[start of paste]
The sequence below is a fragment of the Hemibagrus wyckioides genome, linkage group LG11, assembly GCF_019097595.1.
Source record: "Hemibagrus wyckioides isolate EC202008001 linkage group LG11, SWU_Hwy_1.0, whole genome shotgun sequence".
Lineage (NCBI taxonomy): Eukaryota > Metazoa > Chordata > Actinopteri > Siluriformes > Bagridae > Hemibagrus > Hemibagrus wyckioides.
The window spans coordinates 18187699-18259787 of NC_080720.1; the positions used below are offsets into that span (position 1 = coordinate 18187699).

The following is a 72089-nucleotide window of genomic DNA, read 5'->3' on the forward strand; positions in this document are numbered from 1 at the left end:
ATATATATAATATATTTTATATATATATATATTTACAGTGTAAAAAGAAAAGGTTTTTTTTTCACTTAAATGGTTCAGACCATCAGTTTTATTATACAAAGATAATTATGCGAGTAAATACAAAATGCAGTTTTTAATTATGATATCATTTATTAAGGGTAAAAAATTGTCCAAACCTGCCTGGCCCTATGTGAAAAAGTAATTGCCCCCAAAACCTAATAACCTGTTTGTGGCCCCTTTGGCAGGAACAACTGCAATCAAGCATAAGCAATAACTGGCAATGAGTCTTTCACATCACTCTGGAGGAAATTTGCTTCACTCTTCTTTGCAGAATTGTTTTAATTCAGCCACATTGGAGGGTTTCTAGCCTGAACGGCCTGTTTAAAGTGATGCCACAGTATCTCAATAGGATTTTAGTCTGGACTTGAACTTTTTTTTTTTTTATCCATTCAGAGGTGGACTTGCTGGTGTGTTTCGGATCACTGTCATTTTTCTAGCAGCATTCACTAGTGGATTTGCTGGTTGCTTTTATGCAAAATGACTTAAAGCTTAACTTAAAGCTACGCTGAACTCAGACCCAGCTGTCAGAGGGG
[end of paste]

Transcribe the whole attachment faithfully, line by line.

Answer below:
The sequence below is a fragment of the Hemibagrus wyckioides genome, linkage group LG11, assembly GCF_019097595.1.
Source record: "Hemibagrus wyckioides isolate EC202008001 linkage group LG11, SWU_Hwy_1.0, whole genome shotgun sequence".
Lineage (NCBI taxonomy): Eukaryota > Metazoa > Chordata > Actinopteri > Siluriformes > Bagridae > Hemibagrus > Hemibagrus wyckioides.
The window spans coordinates 18187699-18259787 of NC_080720.1; the positions used below are offsets into that span (position 1 = coordinate 18187699).

The following is a 72089-nucleotide window of genomic DNA, read 5'->3' on the forward strand; positions in this document are numbered from 1 at the left end:
ATATATATAATATATTTTATATATATATATATTTACAGTGTAAAAAGAAAAGGTTTTTTTTTCACTTAAATGGTTCAGACCATCAGTTTTATTATACAAAGATAATTATGCGAGTAAATACAAAATGCAGTTTTTAATTATGATATCATTTATTAAGGGTAAAAAATTGTCCAAACCTGCCTGGCCCTATGTGAAAAAGTAATTGCCCCCAAAACCTAATAACCTGTTTGTGGCCCCTTTGGCAGGAACAACTGCAATCAAGCATAAGCAATAACTGGCAATGAGTCTTTCACATCACTCTGGAGGAAATTTGCTTCACTCTTCTTTGCAGAATTGTTTTAATTCAGCCACATTGGAGGGTTTCTAGCCTGAACGGCCTGTTTAAAGTGATGCCACAGTATCTCAATAGGATTTTAGTCTGGACTTGAACTTTTTTTTTTTTTATCCATTCAGAGGTGGACTTGCTGGTGTGTTTCGGATCACTGTCATTTTTCTAGCAGCATTCACTAGTGGATTTGCTGGTTGCTTTTATGCAAAATGACTTAAAGCTTAACTTAAAGCTACGCTGAACTCAGACCCAGCTGTCAGAGGGG